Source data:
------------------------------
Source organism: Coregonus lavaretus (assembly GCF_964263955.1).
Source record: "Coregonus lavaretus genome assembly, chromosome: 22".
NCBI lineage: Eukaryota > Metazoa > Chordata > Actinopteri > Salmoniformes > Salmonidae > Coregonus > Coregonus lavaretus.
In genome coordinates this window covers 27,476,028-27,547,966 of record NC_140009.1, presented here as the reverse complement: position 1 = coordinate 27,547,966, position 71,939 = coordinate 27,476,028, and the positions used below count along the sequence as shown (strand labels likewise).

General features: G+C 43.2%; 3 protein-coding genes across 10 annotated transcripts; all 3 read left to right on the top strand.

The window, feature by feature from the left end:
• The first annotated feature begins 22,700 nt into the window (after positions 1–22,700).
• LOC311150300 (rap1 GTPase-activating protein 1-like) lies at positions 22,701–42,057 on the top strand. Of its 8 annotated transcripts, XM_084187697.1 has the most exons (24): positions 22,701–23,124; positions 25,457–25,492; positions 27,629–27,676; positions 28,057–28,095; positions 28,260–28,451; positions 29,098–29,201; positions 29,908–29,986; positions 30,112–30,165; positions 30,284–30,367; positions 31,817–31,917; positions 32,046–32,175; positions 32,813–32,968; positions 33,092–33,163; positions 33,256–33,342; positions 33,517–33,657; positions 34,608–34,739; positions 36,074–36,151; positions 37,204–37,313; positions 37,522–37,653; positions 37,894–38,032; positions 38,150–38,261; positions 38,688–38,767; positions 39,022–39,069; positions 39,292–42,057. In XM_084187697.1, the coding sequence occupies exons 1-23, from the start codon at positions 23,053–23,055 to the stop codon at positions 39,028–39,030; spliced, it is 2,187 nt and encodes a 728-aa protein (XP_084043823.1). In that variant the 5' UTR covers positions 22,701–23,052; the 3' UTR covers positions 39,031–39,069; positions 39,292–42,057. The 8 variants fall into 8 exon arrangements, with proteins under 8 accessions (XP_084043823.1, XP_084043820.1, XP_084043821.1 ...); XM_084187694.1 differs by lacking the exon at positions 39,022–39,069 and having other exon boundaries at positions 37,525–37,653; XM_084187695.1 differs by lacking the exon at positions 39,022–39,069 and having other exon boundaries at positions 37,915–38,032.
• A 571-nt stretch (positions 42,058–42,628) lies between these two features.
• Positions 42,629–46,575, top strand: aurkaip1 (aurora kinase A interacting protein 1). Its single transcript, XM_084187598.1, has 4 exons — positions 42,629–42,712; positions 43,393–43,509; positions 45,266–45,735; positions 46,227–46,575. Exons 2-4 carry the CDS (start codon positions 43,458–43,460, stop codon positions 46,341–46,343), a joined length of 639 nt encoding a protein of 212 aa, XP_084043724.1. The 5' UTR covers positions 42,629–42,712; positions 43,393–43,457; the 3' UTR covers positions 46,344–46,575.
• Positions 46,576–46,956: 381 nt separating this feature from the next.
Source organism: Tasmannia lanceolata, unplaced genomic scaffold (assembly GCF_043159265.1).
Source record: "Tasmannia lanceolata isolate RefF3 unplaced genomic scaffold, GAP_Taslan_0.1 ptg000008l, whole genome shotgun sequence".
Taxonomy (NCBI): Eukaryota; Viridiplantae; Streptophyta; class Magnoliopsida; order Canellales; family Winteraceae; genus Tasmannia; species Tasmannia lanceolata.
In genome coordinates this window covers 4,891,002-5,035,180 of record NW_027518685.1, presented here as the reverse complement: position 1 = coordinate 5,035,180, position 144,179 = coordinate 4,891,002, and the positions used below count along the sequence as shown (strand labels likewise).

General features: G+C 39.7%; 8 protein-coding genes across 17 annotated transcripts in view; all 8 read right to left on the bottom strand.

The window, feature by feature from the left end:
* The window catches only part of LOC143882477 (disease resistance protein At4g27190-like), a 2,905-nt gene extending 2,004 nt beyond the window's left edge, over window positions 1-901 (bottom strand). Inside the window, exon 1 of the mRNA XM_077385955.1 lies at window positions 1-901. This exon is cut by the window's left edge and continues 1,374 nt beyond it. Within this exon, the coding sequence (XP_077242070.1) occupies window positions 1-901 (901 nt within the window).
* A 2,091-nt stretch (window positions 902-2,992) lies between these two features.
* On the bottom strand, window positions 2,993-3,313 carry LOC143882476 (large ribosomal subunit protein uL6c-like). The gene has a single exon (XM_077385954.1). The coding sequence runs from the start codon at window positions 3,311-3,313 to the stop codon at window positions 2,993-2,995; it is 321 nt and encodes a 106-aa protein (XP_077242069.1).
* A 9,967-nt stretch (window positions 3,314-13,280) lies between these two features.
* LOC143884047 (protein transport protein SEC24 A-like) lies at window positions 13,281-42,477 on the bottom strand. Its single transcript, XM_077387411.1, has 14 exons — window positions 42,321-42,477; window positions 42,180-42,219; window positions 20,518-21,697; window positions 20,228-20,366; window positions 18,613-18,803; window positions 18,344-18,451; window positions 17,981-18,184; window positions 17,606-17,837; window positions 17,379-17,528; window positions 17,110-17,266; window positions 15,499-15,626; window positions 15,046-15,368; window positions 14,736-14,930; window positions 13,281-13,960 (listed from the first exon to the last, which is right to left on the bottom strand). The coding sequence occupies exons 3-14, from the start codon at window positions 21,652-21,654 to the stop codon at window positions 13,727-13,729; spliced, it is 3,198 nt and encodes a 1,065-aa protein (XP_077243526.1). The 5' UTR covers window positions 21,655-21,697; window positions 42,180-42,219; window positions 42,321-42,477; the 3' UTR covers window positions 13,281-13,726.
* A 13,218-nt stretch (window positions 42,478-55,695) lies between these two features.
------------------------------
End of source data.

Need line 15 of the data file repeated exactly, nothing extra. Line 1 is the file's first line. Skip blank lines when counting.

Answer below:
In genome coordinates this window covers 4,891,002-5,035,180 of record NW_027518685.1, presented here as the reverse complement: position 1 = coordinate 5,035,180, position 144,179 = coordinate 4,891,002, and the positions used below count along the sequence as shown (strand labels likewise).